Former FBI director James B. Comey’s arrival on Capitol Hill on Thursday was remarkable in many senses. Among the more remarkable developments, though, was one explicit defense of President Trump’s interactions with Comey before his being fired.
Sen. James E. Risch (R-Idaho) was the second Republican to ask Comey questions during his testimony before the Senate Intelligence Committee. His questions focused on a very particular private interaction between the president and his then-FBI director on Feb. 14.
Comey’s prepared testimony described what happened.
The President then returned to the topic of Mike Flynn, saying, “He is a good guy and has been through a lot.” He repeated that Flynn hadn’t done anything wrong on his calls with the Russians, but had misled the Vice President. He then said, “I hope you can see your way clear to letting this go, to letting Flynn go. He is a good guy. I hope you can let this go.” I replied only that “he is a good guy.” (In fact, I had a positive experience dealing with Mike Flynn when he was a colleague as Director of the Defense Intelligence Agency at the beginning of my term at FBI.) I did not say I would “let this go.”
Risch first pressed on the difference between the president’s wish and a direct command.
RISCH: He did not direct you to let it go.
COMEY: Not in his words, no.
RISCH: He did not order you to let it go.
COMEY: Again, those words are not an order.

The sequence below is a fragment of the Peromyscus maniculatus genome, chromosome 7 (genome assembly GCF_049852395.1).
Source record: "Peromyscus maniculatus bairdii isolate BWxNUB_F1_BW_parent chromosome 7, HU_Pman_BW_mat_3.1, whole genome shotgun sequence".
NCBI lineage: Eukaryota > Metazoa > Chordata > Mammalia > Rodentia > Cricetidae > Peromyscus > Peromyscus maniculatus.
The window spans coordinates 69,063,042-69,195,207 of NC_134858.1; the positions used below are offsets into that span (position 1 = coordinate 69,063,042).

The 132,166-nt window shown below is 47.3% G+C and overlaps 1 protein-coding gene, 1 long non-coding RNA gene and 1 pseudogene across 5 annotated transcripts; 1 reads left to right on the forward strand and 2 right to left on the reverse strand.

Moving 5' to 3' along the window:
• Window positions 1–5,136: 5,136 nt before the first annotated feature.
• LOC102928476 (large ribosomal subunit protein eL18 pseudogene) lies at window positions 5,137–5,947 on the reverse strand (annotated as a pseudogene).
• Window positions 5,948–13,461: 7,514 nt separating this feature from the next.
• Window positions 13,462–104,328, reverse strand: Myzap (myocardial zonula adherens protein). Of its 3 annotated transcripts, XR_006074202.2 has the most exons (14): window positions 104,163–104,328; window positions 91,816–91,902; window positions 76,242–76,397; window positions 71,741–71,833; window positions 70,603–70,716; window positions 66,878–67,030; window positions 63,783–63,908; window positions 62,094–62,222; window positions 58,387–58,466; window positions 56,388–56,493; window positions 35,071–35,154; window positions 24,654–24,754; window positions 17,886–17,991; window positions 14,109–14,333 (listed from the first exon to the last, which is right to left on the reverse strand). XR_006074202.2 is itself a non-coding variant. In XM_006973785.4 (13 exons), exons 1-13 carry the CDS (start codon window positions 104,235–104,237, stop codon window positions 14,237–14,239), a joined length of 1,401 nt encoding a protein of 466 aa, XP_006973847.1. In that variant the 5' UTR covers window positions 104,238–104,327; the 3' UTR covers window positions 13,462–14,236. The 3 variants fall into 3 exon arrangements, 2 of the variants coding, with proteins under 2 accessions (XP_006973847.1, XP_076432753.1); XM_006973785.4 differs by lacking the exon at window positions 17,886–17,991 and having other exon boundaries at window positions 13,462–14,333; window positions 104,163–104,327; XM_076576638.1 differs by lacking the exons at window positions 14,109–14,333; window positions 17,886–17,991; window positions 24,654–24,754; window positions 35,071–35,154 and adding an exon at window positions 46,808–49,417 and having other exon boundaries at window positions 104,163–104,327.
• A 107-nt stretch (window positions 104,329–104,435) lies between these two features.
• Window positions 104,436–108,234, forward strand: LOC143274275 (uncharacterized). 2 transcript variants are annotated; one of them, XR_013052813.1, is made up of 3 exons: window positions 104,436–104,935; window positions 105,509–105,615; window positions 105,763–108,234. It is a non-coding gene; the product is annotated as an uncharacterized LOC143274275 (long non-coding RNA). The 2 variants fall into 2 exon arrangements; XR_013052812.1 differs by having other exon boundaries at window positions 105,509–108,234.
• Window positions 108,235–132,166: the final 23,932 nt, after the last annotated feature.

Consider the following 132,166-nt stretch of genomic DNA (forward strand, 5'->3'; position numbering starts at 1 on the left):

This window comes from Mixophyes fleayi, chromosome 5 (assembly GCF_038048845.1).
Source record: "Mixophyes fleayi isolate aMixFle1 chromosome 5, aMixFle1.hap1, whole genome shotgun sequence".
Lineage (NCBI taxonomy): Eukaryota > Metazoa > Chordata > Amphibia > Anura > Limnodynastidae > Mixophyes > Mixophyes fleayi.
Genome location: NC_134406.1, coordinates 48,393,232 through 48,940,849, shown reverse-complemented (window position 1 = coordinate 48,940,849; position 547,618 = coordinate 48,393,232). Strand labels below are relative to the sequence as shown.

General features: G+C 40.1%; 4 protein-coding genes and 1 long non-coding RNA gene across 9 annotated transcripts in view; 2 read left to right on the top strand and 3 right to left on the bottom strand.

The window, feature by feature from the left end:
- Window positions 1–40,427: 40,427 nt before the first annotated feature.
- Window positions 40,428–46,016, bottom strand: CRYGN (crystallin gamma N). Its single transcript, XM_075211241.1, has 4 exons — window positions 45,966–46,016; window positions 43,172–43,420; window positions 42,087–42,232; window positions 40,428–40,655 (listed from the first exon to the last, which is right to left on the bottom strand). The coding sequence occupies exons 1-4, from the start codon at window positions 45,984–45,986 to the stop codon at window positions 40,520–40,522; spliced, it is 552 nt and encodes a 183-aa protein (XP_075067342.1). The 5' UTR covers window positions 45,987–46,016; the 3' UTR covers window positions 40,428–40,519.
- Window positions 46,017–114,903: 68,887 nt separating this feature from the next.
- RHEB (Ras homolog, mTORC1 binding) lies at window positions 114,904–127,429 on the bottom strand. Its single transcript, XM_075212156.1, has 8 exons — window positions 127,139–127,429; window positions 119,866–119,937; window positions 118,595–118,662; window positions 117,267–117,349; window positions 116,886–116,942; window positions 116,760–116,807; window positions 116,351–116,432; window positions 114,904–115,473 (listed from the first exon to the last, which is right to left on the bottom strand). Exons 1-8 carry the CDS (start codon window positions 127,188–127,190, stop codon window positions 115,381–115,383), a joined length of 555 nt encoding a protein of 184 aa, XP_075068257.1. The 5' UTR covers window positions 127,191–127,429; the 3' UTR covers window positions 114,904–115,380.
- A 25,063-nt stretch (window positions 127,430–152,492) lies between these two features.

Risch then noted his background as an attorney as he pressed on the point.
RISCH: He said “I hope.” Now, like me you probably did hundreds of cases, maybe thousands of cases charging people with criminal offenses, and, of course, you have knowledge of the thousands of cases out there that where people have been charged.
Do you know of any case where a person has been charged for obstruction of justice, or for that matter, any other criminal offense, where … they said or thought they “hoped” for an outcome?
COMEY: I don’t know well enough to answer. And the reason I keep saying his words is I took it as a direction. It is the president of the United States with me, alone, saying “I hope” this. I took it as this is what he wants me to do. I didn’t obey that, but that’s the way I took it.
RISCH: You may have taken it as a direction, but that’s not what he said. He said — he said “I hope.”
COMEY: Those are the exact words, correct.
RISCH: You don’t know of anyone that has ever been charged for hoping something, is that a fair statement?
COMEY: I don’t, as I sit here.
(The transcript above comes from Slate.)
This is a very important point to consider if you are a prosecutor considering whether to press charges against an individual. That’s Risch’s background, serving two terms as prosecuting attorney in Ada County years ago. Prosecutors are loathe to bring charges that he or she doesn’t feel confident would result in a conviction, and Risch’s point is that Trump’s declaration of “hoping” the investigation would go away wouldn’t pass muster in a court of law.
It’s worth pointing out how remarkable that is as a standard for the president of the United States.
Beyond being voted out of office, the sole punishment that a president faces is impeachment by the House. For that to happen, the standard is that the president may be impeached and removed for “treason, bribery, and other high crimes and misdemeanors.” Those “high crimes and misdemeanors” are not defined, offering a lot of wiggle room for those looking to impeach a president (or other official) — and for those looking to avoid such a process.